I recently heard this phrase on an interview with a Christian book launch expert. In talking about the types of Christian writing she talked about books that put scripture front and center. And then she talked about books that weren’t scripture focused, but the story was centered around it. #SneakyJesus.
I got real excited. One, because the phrase is catchy. Two, because I thought, “Finally. This is where Lilly fits.”
Let me back up.
Lilly has trouble fitting in. In the publishing industry, everyone wants to quickly and efficiently put you on a shelf, in a category, in a specific genre. It makes booksellers’ lives easier when they can direct you to exactly what you want. It makes publishers’ lives easier when they can tell booksellers where to put you.
If you know Lilly, you know putting her on a specific shelf is hard. She’s not one to stay put anyway. I’ve had several agents on my journey and a lot feedback from publishers. They kept wanting to box her in. #runLillyrun
“Make it more a mystery.”
“Make it more a romance.”
“It’s a little too Southern.”
“Could you put in some more y’all’s?”
“There’s not enough sex.”
“There’s too much cussing.”
“There aren’t enough dead bodies.”
“There’s too much Jesus.”
“There’s not enough Jesus.”
For the love of Pete.
(For the record, I don’t know who Pete is, you’ll have to ask my grandma. But he sounds dramatic, which is always a plus in my book.)
The MisAdventures of Miss Lilly, by industry standards, are not romance novels. There is no sex on page 112.5. Lilly’s not looking to be rescued and the kind of guy that would “complete” her doesn’t exist that I know of. It’s my hope that she grows up enough to be in a healthy relationship. With a hot guy. #Goals
The MisAdventures isn’t really a “mystery series.” Yes, there are some things to figure out, and some things that seem mysterious. But the typical formula isn’t followed, and the mystery isn’t the driver.
Is it Christian fiction? Well, judging by the hate mail I got when I submitted it as such, I guess probably not. Someone told me I wasn’t a true Christian because I allowed Lilly to call Cash and Van jerks. Let’s be real here, people: I love Jesus. Sometimes I act like a jerk. And sometimes, as a Christian, I can recognize when other people are being jerks. And I don’t think it’s bad to call that crap like I see it. That’s the beauty of Brooks, anyone on the street can tell you: “Hey, I love you, but you’re being a jackass, bless your heart.”
Is it edgy Christian fiction? I’ve been told it’s not edgy enough. Not enough blood and guts and mysticism and crap like that.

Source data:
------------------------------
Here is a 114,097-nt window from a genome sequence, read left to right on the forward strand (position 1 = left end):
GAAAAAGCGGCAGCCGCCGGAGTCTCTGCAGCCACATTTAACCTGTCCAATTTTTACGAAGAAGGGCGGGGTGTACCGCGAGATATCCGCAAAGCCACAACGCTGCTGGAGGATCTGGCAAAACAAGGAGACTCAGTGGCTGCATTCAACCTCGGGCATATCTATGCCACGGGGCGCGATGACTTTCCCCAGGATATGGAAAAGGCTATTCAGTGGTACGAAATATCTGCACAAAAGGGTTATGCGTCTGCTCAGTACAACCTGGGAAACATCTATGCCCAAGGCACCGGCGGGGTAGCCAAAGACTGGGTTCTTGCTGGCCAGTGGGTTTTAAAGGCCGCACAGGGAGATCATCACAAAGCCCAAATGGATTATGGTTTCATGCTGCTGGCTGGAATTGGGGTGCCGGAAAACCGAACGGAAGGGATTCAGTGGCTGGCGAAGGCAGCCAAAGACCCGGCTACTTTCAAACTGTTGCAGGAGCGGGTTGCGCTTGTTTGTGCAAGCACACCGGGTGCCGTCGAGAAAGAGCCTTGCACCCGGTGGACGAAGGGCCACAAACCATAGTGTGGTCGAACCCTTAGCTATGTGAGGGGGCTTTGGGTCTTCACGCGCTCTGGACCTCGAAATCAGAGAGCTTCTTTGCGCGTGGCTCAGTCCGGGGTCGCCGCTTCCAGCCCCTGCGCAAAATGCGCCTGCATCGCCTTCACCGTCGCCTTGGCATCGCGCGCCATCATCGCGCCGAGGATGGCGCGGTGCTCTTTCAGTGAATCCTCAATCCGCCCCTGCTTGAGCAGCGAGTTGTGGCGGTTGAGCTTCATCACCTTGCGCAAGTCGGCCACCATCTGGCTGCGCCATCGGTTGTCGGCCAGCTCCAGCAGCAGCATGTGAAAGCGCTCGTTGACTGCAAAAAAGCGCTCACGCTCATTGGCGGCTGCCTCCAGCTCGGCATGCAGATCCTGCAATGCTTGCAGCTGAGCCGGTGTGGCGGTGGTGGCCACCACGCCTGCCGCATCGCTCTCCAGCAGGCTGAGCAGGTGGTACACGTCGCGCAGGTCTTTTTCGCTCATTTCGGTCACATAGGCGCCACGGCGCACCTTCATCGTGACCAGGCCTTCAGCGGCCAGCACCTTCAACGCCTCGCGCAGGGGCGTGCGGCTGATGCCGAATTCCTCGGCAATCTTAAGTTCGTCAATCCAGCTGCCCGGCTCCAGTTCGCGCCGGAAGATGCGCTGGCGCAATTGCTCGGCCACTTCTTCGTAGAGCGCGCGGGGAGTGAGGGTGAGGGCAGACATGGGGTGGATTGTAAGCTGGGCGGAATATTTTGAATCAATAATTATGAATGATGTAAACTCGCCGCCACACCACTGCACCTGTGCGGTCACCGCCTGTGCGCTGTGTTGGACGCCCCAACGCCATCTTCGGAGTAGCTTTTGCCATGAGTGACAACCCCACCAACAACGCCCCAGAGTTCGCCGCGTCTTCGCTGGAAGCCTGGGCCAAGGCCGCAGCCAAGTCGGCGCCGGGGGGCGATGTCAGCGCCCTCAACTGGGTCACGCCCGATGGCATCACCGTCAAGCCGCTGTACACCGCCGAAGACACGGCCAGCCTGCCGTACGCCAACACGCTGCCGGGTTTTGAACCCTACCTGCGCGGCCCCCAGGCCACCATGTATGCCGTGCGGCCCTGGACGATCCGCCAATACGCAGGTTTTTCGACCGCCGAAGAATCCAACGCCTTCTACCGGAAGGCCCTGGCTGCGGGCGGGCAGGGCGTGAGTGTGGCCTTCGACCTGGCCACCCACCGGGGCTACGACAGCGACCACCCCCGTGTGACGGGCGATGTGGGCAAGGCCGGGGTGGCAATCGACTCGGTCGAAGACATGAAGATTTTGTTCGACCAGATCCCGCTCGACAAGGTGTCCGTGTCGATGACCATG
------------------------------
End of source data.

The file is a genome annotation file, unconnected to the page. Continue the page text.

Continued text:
So, in an effort to stay true to the point of this series, I walked away, and decided to do it Lilly’s way. Which is the way of the truth. We all know she’s about the truth.
I didn’t publish Lilly myself so I could have total control. Well….
I didn’t publish Lilly myself so I could stick my friends on the cover. Well….
I didn’t publish Lilly myself so I wouldn’t have to give any royalties to people in Nu Yawk City. Well…
Well… maybe all those things. But I did it myself, so I wouldn’t have to compromise. Lilly’s not the kind of girl to have sex on page 112.5. She’s only uses a bad word when the situation totally calls for it. But sometimes the situation calls for it, and watch out. And she loves Jesus. And she gets lost. Just like the rest of us. Having her be too perfect would be disingenuous. Having her full of fatal flaws with no opportunity to have morals and to make a good decision, also not truthful.
She’s a person. She loves God. And she cusses. And makes bad decisions. And good ones. And is kind. But can also be a jerk.
But back to Sneaky Jesus:
I got real excited when I heard this phrase. It made me feel validated. That Lilly might actually have a place in the world of publishing. That someone else had coined what I was trying to do.
And then it hit me, again, how much she doesn’t fit.
No one is going around throwing out scriptural tidbits in Brooks. And least not in a Chapter and Verse sense. But Lilly’s Jesus? He ain’t sneaky, y’all. She’s learning lessons left and right, and it pretty much takes her getting whacked on the head to get a clue.
My Jesus? He doesn’t sneak up on me. He’s like a two-by-four right between the eyes. Because I’m an idiot. And I’m human. And here’s the thing. To be sneaky, I think, would imply that He’s not always there. All. The. Time. I get what the speaker was saying. And I understand. But…
There’s nothing sneaky about Lilly, this series, or Jesus. There is cussing. There is shooting. There are bad decisions. There is grace. There is forgiveness. There is falling. There is getting up. There is love.
But front and center, always, there is Jesus. Now Lilly and the gang may be too human to actually see Him all the time, but there’s nothing hidden about it. Kind of like Fae Lynn’s personality and Tally’s boobs.
Someone told me that it would be hard for Lilly to arrive at some of her growth without some cussing. I completely agree. Growth is hard. It is sweaty, uncomfortable, and ugly. You can’t put it on a shelf, in a particular section of a bookstore.
To those that say there’s too much and not enough Jesus, I laugh. I can’t control Jesus. Any more than I can control The Posse or Cash Stetson. Those people are nuts. But Jesus loves them. And I do too.
And bookstores… if you can’t figure out where to put The MisAdventures of Miss Lilly, call The Posse, they’ll build you a special shelf, front and center. Nothing sneaky about that.
What about you? Your Jesus sneaky? Or does he just smack you with the truth in the kindest way possible? Let us know in the comments below.